Here’s two worthwhile pieces on growing old:
This, Fighting against ageism and this, Aging is inevitable, so why not do it joyfully? Here’s how.
How we see growing old is a cultural thing. When I first went to pick out a photo, I decided on the first one of the man running. Because I am a product of my culture, as they say. I see being fit and young and productive as valuable. Especially in our culture, being able to produce is highly valued. That’s why ageism occurs. If you show signs of age, people assume you will produce less. So your value decreases to them.
Then I saw the picture below. In other cultures, being able to sit and converse with your friends is valuable. These people are not being productive. They are not trying to look young. They are being social. They are being human.
I think we have problems in our society because for many the chief purpose of humans is to produce, to be productive. As long as that is true, we will have problems with ageism. True, we need times of our life to be productive, but we also need times for growth, times for rest and reflection. To combine all those times effectively is to live a good life. A life where all humans at all times of their lives are valued.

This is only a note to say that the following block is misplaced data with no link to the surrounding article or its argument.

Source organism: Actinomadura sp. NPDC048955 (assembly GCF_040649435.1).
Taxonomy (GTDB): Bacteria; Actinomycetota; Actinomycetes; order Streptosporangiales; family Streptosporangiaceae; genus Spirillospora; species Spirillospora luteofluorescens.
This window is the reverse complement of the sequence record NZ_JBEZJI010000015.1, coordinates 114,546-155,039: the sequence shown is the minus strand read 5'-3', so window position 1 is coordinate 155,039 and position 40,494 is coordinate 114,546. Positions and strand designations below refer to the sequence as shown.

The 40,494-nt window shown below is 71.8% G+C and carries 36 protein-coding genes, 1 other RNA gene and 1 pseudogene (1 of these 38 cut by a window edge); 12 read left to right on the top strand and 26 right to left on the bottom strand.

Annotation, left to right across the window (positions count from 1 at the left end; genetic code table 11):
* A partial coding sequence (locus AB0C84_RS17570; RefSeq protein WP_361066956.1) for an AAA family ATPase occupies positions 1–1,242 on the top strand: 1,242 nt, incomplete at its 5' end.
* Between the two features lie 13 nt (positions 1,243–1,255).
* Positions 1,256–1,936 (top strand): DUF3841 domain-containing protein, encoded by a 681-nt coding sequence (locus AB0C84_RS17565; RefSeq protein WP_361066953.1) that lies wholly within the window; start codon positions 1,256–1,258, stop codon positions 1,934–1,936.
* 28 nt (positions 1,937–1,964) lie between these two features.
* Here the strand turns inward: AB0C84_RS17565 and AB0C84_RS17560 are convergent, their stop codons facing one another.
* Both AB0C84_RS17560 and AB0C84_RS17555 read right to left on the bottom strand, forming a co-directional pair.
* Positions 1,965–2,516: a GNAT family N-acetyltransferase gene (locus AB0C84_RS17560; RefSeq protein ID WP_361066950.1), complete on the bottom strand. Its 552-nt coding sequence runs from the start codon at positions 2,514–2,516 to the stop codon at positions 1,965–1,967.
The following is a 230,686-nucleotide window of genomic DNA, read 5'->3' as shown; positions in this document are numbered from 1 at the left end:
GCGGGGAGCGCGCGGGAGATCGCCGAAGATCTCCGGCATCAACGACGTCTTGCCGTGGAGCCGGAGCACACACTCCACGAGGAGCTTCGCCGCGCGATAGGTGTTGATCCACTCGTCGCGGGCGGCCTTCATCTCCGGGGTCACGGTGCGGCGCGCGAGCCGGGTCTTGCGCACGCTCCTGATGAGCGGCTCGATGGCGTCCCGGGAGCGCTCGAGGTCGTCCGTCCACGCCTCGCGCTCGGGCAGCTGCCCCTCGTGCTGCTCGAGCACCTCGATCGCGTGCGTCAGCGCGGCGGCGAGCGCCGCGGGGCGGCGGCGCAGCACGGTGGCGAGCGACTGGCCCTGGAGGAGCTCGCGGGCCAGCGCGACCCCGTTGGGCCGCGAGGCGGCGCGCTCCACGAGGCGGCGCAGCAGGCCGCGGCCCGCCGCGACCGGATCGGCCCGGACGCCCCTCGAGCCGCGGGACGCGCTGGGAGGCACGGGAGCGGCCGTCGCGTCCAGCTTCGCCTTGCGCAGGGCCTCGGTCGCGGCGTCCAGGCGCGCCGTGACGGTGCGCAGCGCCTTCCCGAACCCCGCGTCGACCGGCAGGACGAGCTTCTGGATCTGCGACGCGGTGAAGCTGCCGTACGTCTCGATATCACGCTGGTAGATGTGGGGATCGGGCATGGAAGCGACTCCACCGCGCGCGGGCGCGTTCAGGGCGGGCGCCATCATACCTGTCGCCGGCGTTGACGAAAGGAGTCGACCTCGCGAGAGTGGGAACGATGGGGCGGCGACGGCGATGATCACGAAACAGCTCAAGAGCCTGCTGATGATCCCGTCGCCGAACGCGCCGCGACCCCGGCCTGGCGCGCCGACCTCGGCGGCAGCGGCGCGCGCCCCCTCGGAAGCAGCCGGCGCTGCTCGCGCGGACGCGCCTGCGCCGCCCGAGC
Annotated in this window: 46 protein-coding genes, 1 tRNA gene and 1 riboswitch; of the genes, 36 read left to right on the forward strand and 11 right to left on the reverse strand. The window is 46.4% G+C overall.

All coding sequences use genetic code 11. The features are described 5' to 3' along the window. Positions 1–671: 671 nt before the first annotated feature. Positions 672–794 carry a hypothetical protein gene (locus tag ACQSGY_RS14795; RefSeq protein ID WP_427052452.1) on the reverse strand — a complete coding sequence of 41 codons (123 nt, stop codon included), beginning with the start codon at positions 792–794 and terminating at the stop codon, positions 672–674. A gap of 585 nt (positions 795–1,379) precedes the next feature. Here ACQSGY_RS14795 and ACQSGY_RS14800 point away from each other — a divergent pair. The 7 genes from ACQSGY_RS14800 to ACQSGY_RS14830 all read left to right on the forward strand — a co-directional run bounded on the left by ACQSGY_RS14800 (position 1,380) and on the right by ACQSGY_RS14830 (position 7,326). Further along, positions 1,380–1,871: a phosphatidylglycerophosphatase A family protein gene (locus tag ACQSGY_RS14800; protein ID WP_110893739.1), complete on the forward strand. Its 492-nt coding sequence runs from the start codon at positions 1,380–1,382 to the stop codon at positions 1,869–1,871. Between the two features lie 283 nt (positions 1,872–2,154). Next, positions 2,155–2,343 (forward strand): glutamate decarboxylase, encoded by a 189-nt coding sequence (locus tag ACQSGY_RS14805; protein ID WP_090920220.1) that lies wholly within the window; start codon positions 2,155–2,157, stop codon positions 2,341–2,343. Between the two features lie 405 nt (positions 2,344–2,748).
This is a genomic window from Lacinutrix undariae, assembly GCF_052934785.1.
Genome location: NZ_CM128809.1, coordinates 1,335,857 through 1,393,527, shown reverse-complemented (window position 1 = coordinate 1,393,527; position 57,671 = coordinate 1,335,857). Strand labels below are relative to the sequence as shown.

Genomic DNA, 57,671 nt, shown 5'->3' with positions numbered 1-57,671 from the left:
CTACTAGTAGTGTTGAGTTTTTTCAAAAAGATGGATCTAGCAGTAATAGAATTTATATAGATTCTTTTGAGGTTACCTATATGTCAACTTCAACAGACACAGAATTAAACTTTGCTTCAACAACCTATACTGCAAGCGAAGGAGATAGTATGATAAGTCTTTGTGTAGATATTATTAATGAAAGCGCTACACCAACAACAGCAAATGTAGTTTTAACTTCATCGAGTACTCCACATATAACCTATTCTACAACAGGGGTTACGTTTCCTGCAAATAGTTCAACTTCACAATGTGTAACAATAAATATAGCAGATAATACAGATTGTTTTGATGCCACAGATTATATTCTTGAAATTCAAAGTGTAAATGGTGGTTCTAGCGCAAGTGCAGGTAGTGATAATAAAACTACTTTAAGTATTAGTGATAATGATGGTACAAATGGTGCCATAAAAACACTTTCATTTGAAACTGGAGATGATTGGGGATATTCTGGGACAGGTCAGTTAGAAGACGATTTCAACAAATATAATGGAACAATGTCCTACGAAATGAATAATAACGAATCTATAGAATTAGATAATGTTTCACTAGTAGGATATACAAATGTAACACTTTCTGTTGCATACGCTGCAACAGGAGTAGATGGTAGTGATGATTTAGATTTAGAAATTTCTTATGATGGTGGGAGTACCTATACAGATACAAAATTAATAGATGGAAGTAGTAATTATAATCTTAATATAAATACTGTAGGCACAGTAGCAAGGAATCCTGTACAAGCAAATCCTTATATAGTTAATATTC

(First Photo by Lisa Wall on Unsplash. Second Photo by Cristina Gottardi on Unsplash )
Do you wish you could give someone (or yourself) good advice at a particular age? Well now you can, if you go here: Select An Age – Hey From The Future
Good advice, whether you are 16 or 60.
(Photo by Frame Harirak on Unsplash)
Posted in advice
Tagged advice, age
Emma Thompson in the New York Times and Lesley Manville in the Guardian.
Interesting perspectives from them. Worth reading.
People who have high standards fear being mediocre. I thought of that when I read this: Opinion | I’ll Never Be Rachmaninoff – The New York Times.
People without high standards never worry about that. They do stuff, and the result is what it is. It comes with no judgment, for the most part.
Being fearful of being mediocre is twice cursed. First, if you fear that, you likely will not attempt things that could bring you joy and happiness due to your fearfulness. Second, you are already mediocre at some many things already, and yet you turn a blind eye to them, convinced that the few things you excel at removes the label of Mediocre from you. I have rarely met people who are great at one thing not be mediocre at many other things. There’s only so much time, and greatness comes with tradeoffs.
Don’t fear being mediocre. You already are! Go out and enjoy what you can. You may find the things you start off being mediocre in at first are things you end up being good at later. Not that you need to get good!
Here’s some things you can get better at: being stronger, writing a book, become an artist. Or get a partner and learn tai-chi.
An interesting article: Ben Schreckinger from Politico Did Ruth Bader Ginsburg’s Workout. It Nearly Broke Him. If you want to see what the 80+ year old judge does to keep in shape, or be inspired to keep in shape yourself, I’d recommend reading it.